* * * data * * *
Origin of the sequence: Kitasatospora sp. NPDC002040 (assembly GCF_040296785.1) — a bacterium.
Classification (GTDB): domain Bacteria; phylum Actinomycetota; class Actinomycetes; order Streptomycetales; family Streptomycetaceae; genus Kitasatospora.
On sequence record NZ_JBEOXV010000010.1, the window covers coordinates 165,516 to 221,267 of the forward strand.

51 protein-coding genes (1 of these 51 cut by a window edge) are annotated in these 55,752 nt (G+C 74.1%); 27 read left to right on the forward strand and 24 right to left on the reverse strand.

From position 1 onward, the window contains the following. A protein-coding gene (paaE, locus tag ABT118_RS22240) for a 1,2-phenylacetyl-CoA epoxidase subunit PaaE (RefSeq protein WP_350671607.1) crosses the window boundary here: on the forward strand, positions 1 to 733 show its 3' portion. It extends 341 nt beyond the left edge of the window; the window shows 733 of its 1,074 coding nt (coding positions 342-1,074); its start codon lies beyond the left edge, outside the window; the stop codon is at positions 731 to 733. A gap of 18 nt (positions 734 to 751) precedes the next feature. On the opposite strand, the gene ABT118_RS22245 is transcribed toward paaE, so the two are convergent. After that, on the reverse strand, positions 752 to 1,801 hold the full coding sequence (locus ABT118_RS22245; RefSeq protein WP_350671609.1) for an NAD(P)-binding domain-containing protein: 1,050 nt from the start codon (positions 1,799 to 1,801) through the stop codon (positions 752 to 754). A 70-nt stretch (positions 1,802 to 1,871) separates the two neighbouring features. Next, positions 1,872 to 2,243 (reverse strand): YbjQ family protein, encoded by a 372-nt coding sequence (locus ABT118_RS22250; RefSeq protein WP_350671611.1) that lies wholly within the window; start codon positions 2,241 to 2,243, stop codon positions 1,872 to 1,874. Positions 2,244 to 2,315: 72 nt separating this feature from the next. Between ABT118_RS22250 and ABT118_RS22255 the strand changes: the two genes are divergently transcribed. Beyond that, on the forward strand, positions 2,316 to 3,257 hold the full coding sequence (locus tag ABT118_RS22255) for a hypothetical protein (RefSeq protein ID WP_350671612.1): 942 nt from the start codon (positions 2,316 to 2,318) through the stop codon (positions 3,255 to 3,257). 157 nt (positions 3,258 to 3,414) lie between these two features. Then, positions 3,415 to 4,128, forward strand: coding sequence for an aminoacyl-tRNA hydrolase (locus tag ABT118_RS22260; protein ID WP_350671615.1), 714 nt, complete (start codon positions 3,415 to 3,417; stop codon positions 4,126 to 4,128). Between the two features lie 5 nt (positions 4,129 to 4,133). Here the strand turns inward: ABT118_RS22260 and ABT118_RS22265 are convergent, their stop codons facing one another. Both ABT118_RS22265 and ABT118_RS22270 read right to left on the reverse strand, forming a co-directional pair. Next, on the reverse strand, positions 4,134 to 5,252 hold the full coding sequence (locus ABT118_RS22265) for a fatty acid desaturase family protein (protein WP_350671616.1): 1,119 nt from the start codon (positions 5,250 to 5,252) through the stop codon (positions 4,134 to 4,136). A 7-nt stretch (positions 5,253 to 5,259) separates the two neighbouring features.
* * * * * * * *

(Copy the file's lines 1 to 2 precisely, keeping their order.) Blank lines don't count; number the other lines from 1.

Origin of the sequence: Kitasatospora sp. NPDC002040 (assembly GCF_040296785.1) — a bacterium.
Classification (GTDB): domain Bacteria; phylum Actinomycetota; class Actinomycetes; order Streptomycetales; family Streptomycetaceae; genus Kitasatospora.